Steve Noonan's album had come out and we got a concert lined up for him to do. So he came out and worked with the band, we played behind him. I was more interested in managing and sort of steering the whole thing. Allen was playing keyboards, Andy was playing bass, Albert drums, and Buck Dharma (Don Roeser) guitar.
The picture of the Soft White Underbelly in The Aesthetics of Rock is wrongly attributed to Jeff Richards. It was taken actually by me and a guy named Bob Altman.
Jeff Richards was a fellow art student and was singing with the band at the very beginning. We were just a bunch of freaks running around and after Steve Noonan split we were really at a loss 'cause nobody was into singing that much. So Jeff was singing. He's a house painter now.
We were really into the Doors a lot. We were sort of taking mescaline. And I think the best song on the first album is called "Then Came the Last Days of May", and that's a song about a guy named Bill Tate who was dealing mescaline that sort of gave us our first drug enlightenment.
So then I had this really strong feeling that the band was gonna be really great. On my first mescaline trip I was really disturbed by my inability to communicate with anybody, which I always am.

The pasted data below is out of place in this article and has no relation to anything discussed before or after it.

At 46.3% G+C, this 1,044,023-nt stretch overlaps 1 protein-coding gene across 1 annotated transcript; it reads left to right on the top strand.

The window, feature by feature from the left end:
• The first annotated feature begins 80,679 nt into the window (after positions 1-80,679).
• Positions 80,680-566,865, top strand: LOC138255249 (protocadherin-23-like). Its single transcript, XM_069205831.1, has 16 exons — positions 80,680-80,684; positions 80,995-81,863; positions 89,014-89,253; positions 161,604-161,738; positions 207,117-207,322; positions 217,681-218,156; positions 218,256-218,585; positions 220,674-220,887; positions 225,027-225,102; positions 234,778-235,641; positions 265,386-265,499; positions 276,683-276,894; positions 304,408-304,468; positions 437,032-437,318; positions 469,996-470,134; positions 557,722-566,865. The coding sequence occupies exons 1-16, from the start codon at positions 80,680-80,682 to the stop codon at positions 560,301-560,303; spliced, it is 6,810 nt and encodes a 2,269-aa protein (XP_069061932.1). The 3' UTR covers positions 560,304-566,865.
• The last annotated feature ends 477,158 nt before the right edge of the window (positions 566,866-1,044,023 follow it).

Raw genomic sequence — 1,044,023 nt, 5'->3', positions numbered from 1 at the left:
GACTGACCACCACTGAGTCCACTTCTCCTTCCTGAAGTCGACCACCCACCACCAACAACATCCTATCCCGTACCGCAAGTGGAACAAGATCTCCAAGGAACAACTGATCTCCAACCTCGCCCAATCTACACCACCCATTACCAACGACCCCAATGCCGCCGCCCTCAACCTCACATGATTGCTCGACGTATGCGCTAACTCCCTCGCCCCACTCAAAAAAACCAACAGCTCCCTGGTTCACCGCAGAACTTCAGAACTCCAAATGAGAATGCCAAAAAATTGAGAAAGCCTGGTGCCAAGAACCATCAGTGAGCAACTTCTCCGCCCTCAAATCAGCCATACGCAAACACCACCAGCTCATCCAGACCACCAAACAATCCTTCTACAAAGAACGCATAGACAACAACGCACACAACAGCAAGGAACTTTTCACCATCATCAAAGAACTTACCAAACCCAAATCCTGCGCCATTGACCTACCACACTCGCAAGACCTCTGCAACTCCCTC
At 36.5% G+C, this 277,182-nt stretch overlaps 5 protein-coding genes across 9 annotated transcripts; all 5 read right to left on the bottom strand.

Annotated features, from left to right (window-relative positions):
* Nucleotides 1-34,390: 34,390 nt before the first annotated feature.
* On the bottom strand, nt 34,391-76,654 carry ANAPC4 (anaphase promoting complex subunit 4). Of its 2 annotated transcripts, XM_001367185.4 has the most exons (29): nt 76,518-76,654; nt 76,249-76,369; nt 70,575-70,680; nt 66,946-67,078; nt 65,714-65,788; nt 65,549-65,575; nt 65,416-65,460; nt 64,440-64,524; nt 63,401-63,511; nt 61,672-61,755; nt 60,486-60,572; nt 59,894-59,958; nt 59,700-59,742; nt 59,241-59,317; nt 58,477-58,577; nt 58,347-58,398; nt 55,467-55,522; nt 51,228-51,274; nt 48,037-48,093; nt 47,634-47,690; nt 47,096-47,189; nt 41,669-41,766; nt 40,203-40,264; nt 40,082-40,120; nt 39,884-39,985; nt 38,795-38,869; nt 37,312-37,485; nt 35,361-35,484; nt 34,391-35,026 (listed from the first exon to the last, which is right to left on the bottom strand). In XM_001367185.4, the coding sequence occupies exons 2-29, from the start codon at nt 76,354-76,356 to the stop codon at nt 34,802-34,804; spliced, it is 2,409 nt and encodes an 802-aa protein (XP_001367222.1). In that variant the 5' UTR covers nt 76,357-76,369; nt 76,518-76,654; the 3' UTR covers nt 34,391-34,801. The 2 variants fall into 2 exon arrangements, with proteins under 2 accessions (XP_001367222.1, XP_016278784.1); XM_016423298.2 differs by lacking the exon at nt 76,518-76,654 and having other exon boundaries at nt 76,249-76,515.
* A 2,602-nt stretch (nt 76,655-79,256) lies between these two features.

And it suddenly dawned on me, how wonderful it would be if everyone could understand each other which became this image of everybody having a unified consciousness and then I closed my eyes and saw a mushroom cloud and thought that's one way, I guess. And then I thought maybe the bomb was a blessing. I suddenly started getting into this power trip. I really felt we could make the band into anything we wanted.
Anyway, Allen got drafted and I was gonna play with the band and I felt it was impossible to let Allen stay in and be murdered in Vietnam so we worked really hard to get him out. He took some sleeping pills and he got out.
Meanwhile a friend of Donald's and Albert from a previous band, Jeff Latham, came in with his girlfriend so there were eleven of us in this, little, tiny house. We had this rope ladder that went up into the attic, and we used to go up there and get stoned.
The house was owned by this guy Mr Sapienza and his brother-in-law, Fred, and he was always threatening to murder us if we messed the house up or didn't pay the rent on time which we never were.
Basically I think the communal apathy set in. Nobody would have enough love in their heart to take out the garbage and do the dishes. Everybody felt that they were the only one that was doing it. So I was feeling that too.
I remember once dumping over all this garbage in the middle of the kitchen, throwing chairs around. So I started getting a reputation of something of a madman which was making it harder to function.
I was trying to get them to stop the war and I would talk to the president of the college and all these people. And I'd say we gotta get it together to stop this war and they'd say sure, anything we can do let us know. Bastards.
Les Braunstein who was a folk singer was going around doing high schools and my ex-girlfriend Joan thought he was another Jackson Browne, so he started singing with the band and I had these really bad feelings about him. I felt he was challenging the power I had with the band. So gradually I started to have less and less to do with the band and started getting involved with yoga.